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0: the number of red iPads wielded by George Osborne today. (Sorry, Guido.) Jeff Moore/Empics Entertainment
In Numbers

In numbers: George Osborne's new UK budget

The UK’s coalition government introduces its second budget. Here’s our condensed guide to what’s in it.

BRITAIN’S CHANCELLOR of the Exchequer, George Osborne, has unveiled his second budget since taking power – with today’s measures announced in the House of Commons forming his coalition’s first full platform of economic measures following last summer’s ‘emergency budget’.

Here, in bitesize chunks, are some of the numbers produced by Osborne in the Commons today.

2.1 per cent - the previous estimated rate of growth in Britain’s economic output this year, as measured by Gross Domestic Product.

1.7 per cent – the revised forecast as produced by Osborne today.

One penny – the reduction, per litre, in duties levied on fuel.

100,000,000 - the amount, in pounds, pledged to be put forward to repairing potholes on the UK’s road network.

250,000,000 – the amount, in pounds, being set aside for grants for first-time home builders.

8,105 – the amount, in pounds, a worker can now earn before having to pay income tax. This new increased cutoff point is well over £600 higher than pre-budget estimates.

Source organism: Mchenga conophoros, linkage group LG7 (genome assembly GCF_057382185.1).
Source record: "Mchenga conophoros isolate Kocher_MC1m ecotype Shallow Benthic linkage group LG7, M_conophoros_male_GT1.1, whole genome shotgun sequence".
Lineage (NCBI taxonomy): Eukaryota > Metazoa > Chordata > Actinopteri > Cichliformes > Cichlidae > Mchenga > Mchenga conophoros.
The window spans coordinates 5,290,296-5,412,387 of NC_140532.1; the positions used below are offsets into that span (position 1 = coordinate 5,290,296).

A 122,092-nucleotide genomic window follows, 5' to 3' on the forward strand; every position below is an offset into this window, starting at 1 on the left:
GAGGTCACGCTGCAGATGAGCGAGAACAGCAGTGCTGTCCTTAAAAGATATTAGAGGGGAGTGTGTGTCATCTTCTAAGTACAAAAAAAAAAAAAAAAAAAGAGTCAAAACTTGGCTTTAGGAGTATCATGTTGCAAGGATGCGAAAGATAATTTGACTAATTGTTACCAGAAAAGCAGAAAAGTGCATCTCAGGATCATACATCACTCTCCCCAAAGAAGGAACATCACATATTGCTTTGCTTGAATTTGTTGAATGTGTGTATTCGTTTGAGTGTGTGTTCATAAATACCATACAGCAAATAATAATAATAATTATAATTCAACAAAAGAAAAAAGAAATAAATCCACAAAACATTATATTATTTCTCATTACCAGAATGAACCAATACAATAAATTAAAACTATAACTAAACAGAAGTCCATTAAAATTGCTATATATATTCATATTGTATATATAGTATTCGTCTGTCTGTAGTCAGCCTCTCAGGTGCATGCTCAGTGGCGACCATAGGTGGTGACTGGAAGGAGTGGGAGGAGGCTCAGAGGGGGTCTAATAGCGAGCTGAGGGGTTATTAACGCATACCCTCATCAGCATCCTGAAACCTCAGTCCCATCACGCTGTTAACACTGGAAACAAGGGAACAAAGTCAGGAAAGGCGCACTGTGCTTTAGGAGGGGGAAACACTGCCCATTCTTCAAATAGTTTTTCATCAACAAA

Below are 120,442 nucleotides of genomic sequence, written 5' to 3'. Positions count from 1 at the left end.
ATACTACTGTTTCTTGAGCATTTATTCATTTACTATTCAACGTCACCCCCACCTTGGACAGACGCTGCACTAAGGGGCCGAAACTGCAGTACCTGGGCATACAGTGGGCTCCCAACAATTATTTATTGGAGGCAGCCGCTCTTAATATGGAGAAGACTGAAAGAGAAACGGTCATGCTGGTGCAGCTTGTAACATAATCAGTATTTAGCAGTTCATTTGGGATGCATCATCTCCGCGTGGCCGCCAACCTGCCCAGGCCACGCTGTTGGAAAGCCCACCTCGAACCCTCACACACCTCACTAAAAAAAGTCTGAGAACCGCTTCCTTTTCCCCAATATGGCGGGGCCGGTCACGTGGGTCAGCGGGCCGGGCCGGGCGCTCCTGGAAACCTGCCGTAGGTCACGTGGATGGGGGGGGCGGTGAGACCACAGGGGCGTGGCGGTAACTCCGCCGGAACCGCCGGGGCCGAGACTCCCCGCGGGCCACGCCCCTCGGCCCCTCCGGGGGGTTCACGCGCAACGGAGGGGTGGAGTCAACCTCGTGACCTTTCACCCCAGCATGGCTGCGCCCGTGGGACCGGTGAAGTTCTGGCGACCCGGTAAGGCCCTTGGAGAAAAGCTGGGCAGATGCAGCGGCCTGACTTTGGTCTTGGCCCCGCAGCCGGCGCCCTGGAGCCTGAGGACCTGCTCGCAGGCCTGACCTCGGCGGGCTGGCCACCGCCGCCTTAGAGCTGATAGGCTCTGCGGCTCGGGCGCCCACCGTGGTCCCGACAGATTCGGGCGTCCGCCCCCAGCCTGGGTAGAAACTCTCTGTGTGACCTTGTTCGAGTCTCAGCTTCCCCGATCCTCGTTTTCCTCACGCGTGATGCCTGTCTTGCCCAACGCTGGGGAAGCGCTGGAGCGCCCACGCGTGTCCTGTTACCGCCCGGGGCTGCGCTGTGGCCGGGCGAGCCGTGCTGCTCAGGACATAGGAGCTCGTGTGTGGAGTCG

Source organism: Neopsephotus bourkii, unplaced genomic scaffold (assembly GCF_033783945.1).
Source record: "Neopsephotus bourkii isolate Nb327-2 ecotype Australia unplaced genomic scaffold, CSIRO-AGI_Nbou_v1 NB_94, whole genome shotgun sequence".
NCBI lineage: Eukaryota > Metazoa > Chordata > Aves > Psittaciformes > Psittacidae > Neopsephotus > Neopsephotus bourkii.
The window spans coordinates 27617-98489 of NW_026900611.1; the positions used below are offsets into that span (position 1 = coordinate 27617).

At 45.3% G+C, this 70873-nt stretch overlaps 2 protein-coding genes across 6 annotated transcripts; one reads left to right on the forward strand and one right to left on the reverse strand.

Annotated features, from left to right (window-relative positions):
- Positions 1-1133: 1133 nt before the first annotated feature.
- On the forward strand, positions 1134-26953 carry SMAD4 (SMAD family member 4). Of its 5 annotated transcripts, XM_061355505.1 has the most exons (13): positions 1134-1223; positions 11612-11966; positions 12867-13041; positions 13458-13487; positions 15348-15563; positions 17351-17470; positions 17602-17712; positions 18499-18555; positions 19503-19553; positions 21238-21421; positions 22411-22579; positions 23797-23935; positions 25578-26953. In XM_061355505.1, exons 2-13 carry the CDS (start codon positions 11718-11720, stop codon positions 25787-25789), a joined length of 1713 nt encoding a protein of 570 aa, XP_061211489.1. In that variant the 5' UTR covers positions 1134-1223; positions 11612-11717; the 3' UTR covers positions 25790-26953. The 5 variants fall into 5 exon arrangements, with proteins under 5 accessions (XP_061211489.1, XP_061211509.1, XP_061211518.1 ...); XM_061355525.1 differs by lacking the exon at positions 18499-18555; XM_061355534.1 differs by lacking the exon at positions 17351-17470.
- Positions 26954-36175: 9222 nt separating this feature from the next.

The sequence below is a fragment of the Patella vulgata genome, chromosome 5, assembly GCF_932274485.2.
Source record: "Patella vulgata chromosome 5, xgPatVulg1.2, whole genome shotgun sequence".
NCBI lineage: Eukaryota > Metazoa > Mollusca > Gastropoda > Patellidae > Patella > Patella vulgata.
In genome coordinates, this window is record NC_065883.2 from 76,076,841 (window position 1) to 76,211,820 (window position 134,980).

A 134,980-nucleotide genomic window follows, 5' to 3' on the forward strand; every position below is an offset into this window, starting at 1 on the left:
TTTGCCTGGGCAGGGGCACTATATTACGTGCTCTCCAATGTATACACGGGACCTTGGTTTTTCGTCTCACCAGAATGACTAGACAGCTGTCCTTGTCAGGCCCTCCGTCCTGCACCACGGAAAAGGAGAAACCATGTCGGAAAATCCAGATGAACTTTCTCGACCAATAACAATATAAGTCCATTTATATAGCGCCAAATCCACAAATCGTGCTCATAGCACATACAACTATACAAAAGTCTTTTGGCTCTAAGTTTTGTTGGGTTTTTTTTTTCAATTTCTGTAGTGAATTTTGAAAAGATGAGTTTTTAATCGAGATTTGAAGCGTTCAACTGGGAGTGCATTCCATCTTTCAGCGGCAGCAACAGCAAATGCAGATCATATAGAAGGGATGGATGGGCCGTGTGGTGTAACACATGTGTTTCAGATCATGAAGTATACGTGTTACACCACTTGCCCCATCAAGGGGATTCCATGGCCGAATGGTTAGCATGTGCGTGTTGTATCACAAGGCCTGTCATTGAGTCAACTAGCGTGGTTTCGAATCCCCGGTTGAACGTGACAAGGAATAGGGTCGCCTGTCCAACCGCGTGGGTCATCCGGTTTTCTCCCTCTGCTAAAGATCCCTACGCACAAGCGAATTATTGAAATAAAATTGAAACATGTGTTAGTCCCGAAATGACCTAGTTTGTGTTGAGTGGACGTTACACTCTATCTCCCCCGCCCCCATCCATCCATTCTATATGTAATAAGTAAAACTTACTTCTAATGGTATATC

1,100,000 – the number of people the new government claims to have removed from the tax net between this Budget and the previous one.

50 per cent – the highest tax band in the UK, a rate which Osborne says he still considers to be temporary and hopes to remove in coming years.

23 per cent – the UK’s project rate of corporation tax in 2014, after a 2 per cent cut next month is followed by three further incremental annual cuts by 1 per cent.

97 – the number of pages of budget documentation produced by Osborne’s treasury.

21 – the number of pages, by comparison, of the document summarising the changes outlined in Brian Lenihan’s last Budget as Ireland’s own finance minister.

146,000,000,000 – the amount, in pounds, that the UK will have to borrow this year – a full £2.1bn below the previous estimate. This is to fall to £122bn next year and ultimately back down to £29bn by 2016.

40,000,000,000 – the amount, in pounds, of that borrowing that will be spent on defence in the 2011-2012 year.

43 – the number of various taxation reliefs being abolished, in what Osborne describes as a mass simplification of the tax code.

5 - the number of times Osborne thumped the podium in front of him, according to the eagle eyes of the Daily Telegraph.

0 - the number of red iPads containing Budget data wielded by Osborne outside the Commons, in spite of Guido Fawkes’ hopes that the chancellor would bring his notes in on one of Apple’s tablet devices. Osborne, instead, plumped for the traditional ‘red box’.

1 - the number of days before Northern Ireland’s own growth paper, examining the impact of the Budget measures on the province, is published.

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